Last of the Giants
April 2019
The era of discoveries of large, high-grade nickel sulphide provinces appears to be over. It has been a century since the giant discoveries of Sudbury or Norilsk, each containing nickel approaching 20Mt. The last large, high-grade province discovered was Kambalda in Western Australia in the 1960s, with 5Mt of contained nickel. Recent nickel sulphide discoveries are either low-grade and large or high-grade, small, and very difficult to discover.

Are sulphide ores destined to be replaced by laterite ores? The following table summarises details of major nickel sulphide deposits around the world.



Nickel exploration depends a lot on the size, grade, and abundance of different styles of mineralisation. Nickel laterites are abundant, exposed near the surface and relatively easy to locate and delineate. Today, new nickel sulphide deposits are much harder to discover, as they are often buried, with high-grade deposits generally small in scale. Below, a brief review of nickel sulphide and laterite deposit types, as well as their key characteristics, is provided to illustrate the variation in potential exploration targets.


Nickel Sulphide Deposits

While nickel sulphide deposits are rare worldwide, they are highly productive. Sudbury in Canada, Norilsk–Talnakh in Russia and Mt Keith, Kambalda and Windarra in Western Australia are all prolific sulphide nickel producing regions. Nickel sulphide deposits are invariably associated with mafic or ultramafic igneous rocks (i.e. igneous rocks that are poor in silica, and primarily composed of magnesium- and iron-bearing silicates). These deposits usually carry copper, cobalt and sometimes gold, silver and recoverable PGMs.

Sulphide deposits have been classified into five major styles of deposit in the table above, based on their mode of formation.


Nickel Laterite Deposits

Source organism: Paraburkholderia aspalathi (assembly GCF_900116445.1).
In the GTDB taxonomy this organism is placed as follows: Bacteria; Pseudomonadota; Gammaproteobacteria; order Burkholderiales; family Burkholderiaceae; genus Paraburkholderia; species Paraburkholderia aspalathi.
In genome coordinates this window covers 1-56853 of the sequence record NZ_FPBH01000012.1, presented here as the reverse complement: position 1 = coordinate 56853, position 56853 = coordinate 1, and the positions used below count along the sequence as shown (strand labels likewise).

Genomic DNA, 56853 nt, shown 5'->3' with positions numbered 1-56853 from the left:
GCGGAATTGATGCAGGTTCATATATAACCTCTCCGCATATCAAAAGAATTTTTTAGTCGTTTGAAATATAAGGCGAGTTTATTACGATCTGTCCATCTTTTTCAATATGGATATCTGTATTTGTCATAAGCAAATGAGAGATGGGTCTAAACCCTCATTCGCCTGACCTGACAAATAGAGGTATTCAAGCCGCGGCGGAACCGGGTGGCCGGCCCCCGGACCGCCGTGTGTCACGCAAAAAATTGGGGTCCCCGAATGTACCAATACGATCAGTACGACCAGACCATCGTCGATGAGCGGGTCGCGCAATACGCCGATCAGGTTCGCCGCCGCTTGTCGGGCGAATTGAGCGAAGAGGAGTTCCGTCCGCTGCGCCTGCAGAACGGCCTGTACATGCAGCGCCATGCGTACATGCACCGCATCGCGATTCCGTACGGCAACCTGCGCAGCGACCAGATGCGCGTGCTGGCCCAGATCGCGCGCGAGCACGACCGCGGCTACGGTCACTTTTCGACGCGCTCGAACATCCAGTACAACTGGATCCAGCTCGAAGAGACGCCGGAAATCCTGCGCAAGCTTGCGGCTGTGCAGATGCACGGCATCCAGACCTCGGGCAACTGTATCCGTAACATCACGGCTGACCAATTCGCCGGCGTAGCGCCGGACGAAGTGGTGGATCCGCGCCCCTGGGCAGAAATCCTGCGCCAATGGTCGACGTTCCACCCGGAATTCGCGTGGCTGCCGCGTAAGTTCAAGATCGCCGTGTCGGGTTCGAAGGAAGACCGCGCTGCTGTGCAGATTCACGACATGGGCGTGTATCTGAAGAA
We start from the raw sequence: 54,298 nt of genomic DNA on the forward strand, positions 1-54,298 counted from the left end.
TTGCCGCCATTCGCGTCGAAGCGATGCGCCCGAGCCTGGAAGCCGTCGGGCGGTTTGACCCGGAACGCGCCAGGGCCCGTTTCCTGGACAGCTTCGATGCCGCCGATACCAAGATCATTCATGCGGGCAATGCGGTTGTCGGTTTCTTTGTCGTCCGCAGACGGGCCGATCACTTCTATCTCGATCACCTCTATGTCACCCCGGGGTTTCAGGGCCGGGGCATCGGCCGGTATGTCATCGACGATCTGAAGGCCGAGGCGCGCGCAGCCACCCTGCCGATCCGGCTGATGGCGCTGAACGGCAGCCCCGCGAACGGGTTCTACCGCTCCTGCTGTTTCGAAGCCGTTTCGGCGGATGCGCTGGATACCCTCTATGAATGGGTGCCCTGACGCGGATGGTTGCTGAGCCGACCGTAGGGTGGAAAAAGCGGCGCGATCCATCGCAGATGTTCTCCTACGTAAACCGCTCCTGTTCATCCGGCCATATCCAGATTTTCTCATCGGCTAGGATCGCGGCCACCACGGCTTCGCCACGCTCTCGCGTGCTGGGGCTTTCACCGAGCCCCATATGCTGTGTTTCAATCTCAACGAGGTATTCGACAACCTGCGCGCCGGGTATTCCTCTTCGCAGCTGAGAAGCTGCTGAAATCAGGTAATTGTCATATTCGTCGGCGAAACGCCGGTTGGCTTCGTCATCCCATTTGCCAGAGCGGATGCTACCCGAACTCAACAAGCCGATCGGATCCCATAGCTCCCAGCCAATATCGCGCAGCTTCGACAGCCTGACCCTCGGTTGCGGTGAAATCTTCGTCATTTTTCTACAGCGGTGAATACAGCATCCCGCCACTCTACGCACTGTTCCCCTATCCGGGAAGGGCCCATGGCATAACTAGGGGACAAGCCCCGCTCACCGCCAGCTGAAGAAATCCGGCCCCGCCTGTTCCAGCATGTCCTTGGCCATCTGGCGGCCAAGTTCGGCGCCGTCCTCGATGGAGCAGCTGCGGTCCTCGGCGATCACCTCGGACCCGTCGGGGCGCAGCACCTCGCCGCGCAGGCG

Nickel laterites form as a result of near-surface weathering of ultramafic rocks in generally warm tropical climates. Two main layers form within the laterite profile—an upper limonite layer (oxide) and a lower saprolite layer (silicate) sitting above unweathered bedrock.

The nickel laterites are formed by the progressive weathering of bedrock. Rain water, made slightly acidic through interaction with the atmosphere and decaying vegetation, leaches the rock as it passes downwards. More soluble components, such as magnesium, are leached from the profile, while the least soluble elements, like iron and aluminium, are preferentially concentrated towards the top of the profile. Elements with moderate solubility like nickel are initially leached, but then reprecipitated further down the profile as the acidity of the water changes as it interacts with less weathered, more alkaline rocks. The rate of weathering is controlled by the amount of rainfall and the permeability of the bedrock, which is in turn controlled by the degree of serpentinisation and fracturing.

An example of an idealised laterite profile is presented below. Passing down the profile, several zones are encountered, including:

  • Red Limonite – An upper most layer that is highly enriched in iron and aluminium, with minimal residual nickel content. This layer is essentially treated as waste, although at times it has been consumed as an iron feedstock.
  • Yellow Limonite – the major economic limonite layer, which exhibits low to moderate nickel grades increasing with depth from around 0.7–1.6%, and iron grades decreasing from over 45% to around 30% with depth. Nickel is contained within hydrated amorphous iron oxides. Very high cobalt grades are often developed at the base of this horizon above the saprolite horizon. The limonite horizon has traditionally been processed via HPAL or Caron processes, and more recently via blast furnaces to create a low-nickel grade, high-iron NPI product. HPAL processors gain the benefit of significant cobalt by-products, which blast furnace processors are generally unable to recover.
  • Saprolite – this zone is highly enriched in nickel, exhibiting grades of 1.5% to well over 1.8%, with minimal iron content and elevated magnesium and silica content. Nickel is generally contained in nickel silicate minerals such as garnierite. This saprolite horizon is processed via blast furnace or Rotary Kiln Electric Furnace (RKEF). Limited amounts of saprolite may also be processed along with limonite in an HPAL operation incorporating an atmospheric leach circuit, where the saprolite is used to neutralise residual acid in leach solution. HPAL processing of saprolite on a large scale is not feasible, as acid consumption rates are uneconomic.

Sulphide mines of the future are likely to look very different to those of today, as high-grade resources are exhausted, and as new discoveries are either smaller and at greater depth in higher grades, or in highly disseminated orebodies. As laterite ores are abundantly available and near the surface, the profile of these will alter less. The increase in metal production in recent years saw laterite ores overtake sulphide mines in terms of contained nickel in 2010, and their share of production will increase to about 74% by 2030.